Compiled for 64 bit, it only takes in floats and per point context but can be extended for polymorphism. If anybody is looking for some source code for writing polymorphic ICE node dealing with arrays, a good example can be found here.

Cheers !!
fibonacci.dll

Christian Gotzinger

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Nov 14, 2011, 6:28:39 AM11/14/11
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You know, I will actually try that this week.
I already know some C++, and I'm usually good at figuring things out by looking at examples. But I'm a bit unsure where to start.

Alok mentioned the need of the right compilers. Do I have to buy one or will this work (I need 64 bit):
http://www.microsoft.com/visualstudio/en-us/products/2010-editions/visual-cpp-express

I'm also unsure about the workflow: How do you test your code as you work on it? Is there some kind of learning resource for this available? I don't need anything super detailed, just a nudge in the right direction.

Nic Groot Bluemink

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Nov 14, 2011, 6:46:53 AM11/14/11
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Hey Christian,

You can use the Express editions, but they need a bit of fiddling to work with 64bit.
This worked for 2008 for me - http://jenshuebel.wordpress.com/2009/02/12/visual-c-2008-express-edition-and-64-bit-targets/
The softimage wiki has further suggestions for 2010, I haven't tried that yet - http://softimage.wiki.softimage.com/index.php/Cpp_64_bit_Visual_CPP_Express(XSISDK)

-Nic
--
Technical Pretty Picture Making Person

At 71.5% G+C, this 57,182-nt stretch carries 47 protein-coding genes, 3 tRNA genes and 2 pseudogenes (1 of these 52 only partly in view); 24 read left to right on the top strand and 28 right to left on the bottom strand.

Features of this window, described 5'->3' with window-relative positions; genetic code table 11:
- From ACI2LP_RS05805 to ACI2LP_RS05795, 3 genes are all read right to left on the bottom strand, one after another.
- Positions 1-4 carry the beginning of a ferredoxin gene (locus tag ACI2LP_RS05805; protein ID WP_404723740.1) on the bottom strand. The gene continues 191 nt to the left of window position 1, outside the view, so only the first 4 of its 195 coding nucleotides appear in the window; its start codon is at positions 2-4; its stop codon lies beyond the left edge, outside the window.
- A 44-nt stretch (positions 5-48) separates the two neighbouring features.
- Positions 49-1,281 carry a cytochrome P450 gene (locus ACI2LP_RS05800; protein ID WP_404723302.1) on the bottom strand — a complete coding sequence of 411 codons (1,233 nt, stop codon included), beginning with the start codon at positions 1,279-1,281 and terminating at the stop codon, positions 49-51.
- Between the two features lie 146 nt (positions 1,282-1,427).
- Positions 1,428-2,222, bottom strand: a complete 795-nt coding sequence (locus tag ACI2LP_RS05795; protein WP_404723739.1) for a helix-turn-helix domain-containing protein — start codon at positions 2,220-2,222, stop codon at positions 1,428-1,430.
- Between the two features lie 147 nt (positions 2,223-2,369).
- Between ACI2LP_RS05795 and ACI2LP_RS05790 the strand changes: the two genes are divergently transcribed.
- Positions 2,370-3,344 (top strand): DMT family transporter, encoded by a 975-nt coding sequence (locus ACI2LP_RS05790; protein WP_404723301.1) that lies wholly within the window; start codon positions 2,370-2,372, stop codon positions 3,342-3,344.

Kettle

Alok Gandhi

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Nov 14, 2011, 7:41:41 AM11/14/11
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Hi Christian, 

The testing/debugging workflow is pretty straightforward, compile - test. Most errors- syntatic, std exceptions, missing includes will be thrown during compile/build time. If the compilation goes through then test node in an ICE graph. 

Just remember, your node my connect well but still would not work, in case of semantic errors. So be sure to stress test them by forcing them to evaluate, like show values or use them with some non-trivial data like point position etc.


There are a bunch of cutom ice node examples in the SDK, you can defenitely start there. 

Nic has already covered the compilers part well. 

Good luck !!

Sent from my iPhone

Christian Gotzinger

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Nov 14, 2011, 7:58:40 AM11/14/11
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Thank you both!
I will get the Visual Studio set up and dig myself into examples and documentation. Will report back...

Guillaume Laforge

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Nov 14, 2011, 9:15:29 AM11/14/11
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Cool :)

Now, you could add support for all numerical inputs ;).
It is a little bit more complicated as you will need to use some templates in the evaluate callback. You can find an example in the SDK (in the custom Pass Through node I think).

Cheers,
Guillaume

Alok Gandhi

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Nov 14, 2011, 9:42:30 AM11/14/11
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Yep using template classes, and it is also there is the in the link I posted before.